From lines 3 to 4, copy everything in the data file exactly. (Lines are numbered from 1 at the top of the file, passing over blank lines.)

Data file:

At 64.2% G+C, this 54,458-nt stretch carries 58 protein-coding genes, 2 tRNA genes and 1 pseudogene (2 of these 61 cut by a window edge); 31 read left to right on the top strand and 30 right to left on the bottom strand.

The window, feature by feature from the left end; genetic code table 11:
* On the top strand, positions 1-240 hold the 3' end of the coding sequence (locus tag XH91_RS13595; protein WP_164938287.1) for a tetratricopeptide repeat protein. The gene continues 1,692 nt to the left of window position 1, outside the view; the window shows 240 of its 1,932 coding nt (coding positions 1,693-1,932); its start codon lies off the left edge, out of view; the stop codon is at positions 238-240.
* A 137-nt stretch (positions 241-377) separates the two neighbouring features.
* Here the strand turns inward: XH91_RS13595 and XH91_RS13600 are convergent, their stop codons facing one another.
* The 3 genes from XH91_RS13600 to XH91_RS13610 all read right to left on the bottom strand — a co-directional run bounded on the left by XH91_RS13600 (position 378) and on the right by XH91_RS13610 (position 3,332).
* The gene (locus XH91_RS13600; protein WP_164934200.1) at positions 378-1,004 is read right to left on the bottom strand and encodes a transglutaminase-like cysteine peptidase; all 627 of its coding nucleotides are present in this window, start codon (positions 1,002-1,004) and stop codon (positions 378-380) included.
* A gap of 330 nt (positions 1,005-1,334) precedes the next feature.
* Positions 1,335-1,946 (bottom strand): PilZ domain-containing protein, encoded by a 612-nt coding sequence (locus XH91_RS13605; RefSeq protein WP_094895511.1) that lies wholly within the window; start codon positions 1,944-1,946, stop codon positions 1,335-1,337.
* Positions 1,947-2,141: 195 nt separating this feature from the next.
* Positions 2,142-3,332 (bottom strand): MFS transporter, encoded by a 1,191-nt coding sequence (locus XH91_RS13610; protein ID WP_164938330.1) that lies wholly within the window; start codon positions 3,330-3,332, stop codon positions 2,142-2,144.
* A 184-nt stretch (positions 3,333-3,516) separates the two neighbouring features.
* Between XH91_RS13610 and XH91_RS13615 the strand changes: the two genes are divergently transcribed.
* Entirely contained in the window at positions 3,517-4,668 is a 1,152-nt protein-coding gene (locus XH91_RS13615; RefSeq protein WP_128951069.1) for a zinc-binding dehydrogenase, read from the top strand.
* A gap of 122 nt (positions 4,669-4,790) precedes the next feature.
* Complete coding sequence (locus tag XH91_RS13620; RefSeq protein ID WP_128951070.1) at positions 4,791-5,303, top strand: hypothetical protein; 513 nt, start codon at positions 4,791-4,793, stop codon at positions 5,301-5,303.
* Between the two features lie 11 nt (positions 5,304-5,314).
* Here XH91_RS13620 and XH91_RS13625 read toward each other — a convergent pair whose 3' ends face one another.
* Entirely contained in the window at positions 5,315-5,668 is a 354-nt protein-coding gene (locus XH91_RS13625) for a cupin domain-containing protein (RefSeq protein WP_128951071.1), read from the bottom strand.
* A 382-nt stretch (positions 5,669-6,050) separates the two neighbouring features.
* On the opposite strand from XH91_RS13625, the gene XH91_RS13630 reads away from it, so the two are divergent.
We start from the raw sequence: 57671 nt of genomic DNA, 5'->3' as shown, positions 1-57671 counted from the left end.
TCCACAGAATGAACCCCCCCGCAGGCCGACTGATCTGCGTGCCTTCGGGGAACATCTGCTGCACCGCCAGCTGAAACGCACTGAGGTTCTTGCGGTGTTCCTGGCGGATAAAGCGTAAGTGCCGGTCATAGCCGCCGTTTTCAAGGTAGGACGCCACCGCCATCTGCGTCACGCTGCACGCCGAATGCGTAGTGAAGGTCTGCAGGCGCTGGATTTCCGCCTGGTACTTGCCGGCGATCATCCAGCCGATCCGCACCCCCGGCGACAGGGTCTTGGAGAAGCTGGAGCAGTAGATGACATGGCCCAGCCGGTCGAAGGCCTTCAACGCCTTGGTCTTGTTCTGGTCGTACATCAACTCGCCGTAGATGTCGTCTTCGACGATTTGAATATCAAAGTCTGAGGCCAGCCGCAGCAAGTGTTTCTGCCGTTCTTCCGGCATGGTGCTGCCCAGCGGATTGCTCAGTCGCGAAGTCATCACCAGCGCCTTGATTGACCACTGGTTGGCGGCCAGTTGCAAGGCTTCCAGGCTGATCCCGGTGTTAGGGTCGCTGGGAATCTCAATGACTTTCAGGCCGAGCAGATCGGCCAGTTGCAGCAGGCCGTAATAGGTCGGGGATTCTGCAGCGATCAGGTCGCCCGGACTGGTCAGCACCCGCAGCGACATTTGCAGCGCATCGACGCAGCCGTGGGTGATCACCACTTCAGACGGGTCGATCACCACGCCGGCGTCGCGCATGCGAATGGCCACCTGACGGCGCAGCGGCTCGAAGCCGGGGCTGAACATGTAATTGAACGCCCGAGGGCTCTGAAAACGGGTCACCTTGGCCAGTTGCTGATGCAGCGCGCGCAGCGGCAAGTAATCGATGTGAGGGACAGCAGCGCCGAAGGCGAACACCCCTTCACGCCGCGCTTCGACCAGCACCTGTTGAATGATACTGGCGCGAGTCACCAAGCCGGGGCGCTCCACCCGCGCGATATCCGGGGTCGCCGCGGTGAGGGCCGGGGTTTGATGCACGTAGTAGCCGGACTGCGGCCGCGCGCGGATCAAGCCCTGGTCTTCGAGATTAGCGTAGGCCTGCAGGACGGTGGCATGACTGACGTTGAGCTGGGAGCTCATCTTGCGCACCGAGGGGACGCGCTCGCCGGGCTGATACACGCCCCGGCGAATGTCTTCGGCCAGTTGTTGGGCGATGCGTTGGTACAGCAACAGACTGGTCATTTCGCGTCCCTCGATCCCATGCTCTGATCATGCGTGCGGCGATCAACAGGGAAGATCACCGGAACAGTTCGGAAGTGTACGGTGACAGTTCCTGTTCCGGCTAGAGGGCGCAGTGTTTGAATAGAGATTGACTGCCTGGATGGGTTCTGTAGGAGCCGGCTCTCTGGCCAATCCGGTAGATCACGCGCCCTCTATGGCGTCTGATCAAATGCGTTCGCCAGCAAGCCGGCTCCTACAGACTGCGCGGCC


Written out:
* On the top strand, positions 1-240 hold the 3' end of the coding sequence (locus tag XH91_RS13595; protein WP_164938287.1) for a tetratricopeptide repeat protein. The gene continues 1,692 nt to the left of window position 1, outside the view; the window shows 240 of its 1,932 coding nt (coding positions 1,693-1,932); its start codon lies off the left edge, out of view; the stop codon is at positions 238-240.
* A 137-nt stretch (positions 241-377) separates the two neighbouring features.